How do you manage Technical Debt?

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If you search on the Internet you’ll see plenty written about Technical Debt. It’s something that all software development teams have to come to terms with. Technical Debt is metaphor coined by Ward Cunningham that attempts to describe the effects of delaying software rework/updates in a similar way to accumulating financial debt. The debt needs to be paid back or it will accumulate.

A key aspect to managing Technical Debt is to make it visible, don’t hide it away. It is something that can affect the efficiency of the team and simply ignoring it will have the compound interest effect that will take greater effort to resolve. Some Technical Debt is manageable within a sprint but larger Technical Debt needs to be communicated and planned for in a future sprint or release. To make Technical Debt visible the team should adopt the habit of raising awareness of even small Technical Debt during stand-up and larger items should be regularly discussed during Sprint Reviews. From a Project Management point of view consider Technical Debt similar to Risk – we can have an action plan to mitigate but the proximity and impact needs to be clearly understood.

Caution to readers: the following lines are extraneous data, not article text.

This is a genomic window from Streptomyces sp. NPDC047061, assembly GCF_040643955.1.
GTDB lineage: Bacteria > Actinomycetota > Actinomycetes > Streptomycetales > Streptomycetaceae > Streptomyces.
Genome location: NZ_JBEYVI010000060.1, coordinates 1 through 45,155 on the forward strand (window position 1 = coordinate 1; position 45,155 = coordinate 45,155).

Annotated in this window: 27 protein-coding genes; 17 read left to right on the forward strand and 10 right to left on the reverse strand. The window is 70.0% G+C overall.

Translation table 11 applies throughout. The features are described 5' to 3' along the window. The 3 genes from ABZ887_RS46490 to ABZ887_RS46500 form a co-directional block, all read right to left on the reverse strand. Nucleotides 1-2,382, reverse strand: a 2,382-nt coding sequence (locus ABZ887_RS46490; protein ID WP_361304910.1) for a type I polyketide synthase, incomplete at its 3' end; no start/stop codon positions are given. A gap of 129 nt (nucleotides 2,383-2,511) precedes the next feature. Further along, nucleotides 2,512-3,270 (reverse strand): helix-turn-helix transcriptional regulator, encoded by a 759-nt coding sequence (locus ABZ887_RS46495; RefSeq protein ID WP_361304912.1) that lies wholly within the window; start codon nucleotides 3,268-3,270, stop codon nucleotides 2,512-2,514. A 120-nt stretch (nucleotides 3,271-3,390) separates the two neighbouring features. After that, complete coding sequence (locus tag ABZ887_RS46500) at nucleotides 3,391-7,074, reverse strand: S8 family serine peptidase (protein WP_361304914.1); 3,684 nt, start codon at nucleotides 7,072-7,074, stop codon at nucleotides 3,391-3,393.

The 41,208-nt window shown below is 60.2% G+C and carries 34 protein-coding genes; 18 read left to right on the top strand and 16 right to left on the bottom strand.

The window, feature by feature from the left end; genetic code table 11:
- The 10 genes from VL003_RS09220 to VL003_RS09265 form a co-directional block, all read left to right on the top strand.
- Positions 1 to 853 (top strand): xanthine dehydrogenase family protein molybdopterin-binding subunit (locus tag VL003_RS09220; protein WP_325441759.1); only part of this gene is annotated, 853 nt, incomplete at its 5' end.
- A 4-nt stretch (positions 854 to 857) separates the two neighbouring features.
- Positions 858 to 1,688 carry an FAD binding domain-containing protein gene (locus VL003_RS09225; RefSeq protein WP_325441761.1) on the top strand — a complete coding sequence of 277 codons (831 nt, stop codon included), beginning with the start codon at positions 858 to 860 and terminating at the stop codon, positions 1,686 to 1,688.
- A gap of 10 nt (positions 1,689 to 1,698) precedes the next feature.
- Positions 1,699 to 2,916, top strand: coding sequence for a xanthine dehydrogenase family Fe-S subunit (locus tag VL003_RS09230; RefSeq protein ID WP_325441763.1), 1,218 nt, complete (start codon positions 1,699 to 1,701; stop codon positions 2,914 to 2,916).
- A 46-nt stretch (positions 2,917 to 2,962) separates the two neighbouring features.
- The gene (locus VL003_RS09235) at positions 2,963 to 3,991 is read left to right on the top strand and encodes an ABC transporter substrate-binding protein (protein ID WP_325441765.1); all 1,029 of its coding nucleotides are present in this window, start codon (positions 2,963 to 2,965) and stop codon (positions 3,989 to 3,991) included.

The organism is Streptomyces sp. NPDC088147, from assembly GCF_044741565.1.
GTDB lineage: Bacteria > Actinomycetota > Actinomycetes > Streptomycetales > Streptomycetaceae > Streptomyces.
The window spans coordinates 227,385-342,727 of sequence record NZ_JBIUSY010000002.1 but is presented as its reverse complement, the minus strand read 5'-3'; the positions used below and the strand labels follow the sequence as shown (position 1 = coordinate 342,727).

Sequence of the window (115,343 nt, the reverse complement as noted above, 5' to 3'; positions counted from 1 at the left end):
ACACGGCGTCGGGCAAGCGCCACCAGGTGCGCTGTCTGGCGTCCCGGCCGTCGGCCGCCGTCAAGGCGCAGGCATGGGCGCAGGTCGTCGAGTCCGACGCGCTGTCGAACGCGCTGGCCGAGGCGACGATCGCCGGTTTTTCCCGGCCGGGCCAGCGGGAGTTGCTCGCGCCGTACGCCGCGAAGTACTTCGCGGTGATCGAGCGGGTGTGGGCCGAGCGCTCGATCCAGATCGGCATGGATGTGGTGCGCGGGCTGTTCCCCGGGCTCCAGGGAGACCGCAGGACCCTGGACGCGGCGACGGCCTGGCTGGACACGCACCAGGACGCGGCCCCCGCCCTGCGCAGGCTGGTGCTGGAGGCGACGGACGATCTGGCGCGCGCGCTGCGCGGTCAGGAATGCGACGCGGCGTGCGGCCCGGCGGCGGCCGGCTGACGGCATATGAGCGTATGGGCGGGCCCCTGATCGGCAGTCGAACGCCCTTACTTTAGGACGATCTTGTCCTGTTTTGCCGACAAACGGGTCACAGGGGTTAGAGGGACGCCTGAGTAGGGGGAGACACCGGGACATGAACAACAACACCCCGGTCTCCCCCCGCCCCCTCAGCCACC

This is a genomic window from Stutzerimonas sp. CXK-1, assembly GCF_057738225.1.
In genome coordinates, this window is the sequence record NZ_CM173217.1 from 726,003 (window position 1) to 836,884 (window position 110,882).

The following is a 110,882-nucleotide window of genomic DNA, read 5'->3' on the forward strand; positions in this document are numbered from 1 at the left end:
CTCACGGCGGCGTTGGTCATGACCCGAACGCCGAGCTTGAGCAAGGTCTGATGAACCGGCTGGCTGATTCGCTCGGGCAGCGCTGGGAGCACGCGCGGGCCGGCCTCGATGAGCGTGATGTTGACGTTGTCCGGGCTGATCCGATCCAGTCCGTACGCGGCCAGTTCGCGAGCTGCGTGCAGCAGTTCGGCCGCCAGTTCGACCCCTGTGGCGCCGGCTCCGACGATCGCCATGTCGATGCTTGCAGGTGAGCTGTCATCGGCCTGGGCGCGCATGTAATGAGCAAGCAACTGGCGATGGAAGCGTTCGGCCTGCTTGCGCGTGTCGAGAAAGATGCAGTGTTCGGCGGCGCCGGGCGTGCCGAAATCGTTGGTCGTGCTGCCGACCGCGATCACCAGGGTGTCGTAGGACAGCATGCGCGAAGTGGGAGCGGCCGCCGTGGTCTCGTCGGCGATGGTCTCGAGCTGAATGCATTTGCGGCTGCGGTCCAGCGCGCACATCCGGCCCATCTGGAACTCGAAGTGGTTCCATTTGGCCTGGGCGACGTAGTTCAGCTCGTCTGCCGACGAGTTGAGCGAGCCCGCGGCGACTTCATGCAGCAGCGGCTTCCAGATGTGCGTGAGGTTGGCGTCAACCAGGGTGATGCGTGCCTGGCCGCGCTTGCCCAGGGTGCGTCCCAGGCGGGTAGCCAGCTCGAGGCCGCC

I like to think of having three types and three sizes – note that "Planned" and "Unplanned" are our classification, not how the technical debt is managed!

Types

  • Planned – this type of technical debt occurs when the team makes an informed decision to generate some technical debt with the full understanding of the consequences. In the case of planned technical debt, it is important to communicate to all stakeholders the impacts of this decision, any associated risks and the plan to remedy.
  • Unplanned – unavoidable debt occurs due to changes of business priorities and/or updates to technology over time that present better solutions. If we attempted to solve a problem now and at a later time then it’s very likely that our proposed solutions would be different based on available technology (and versions of these) and the business priorities that are driving the requirements. This is a major teaching as to why to adopt Agile rather than waterfall as the latter tends to freeze both technology choice and business priorities for a significant duration. Agile doesn’t eliminate this problem completely so we can expect to create technical debt when new technology choices/versions and/or business priorities make old code obsolete.
  • Entropy – software entropy occurs over time as the software quality slowly deteriorates. Symptoms of entropy could include usability issues, errors and/or problems updating software. Entropy can occur when developers may not understand the intended function and design and add complexity to and/or unintentionally break the original code. The solution to software entropy is refactoring.

Sizes

  • Small – something that can easily be dealt with within the sprint
  • Medium – something that needs to be planned in a sprint
  • Large – something that needs to be included in the Roadmap

I would hope that any Unplanned/Large technical debt would be spotted as early as possible(!) but hopefully this will give you a framework to discuss technical debt within your teams.

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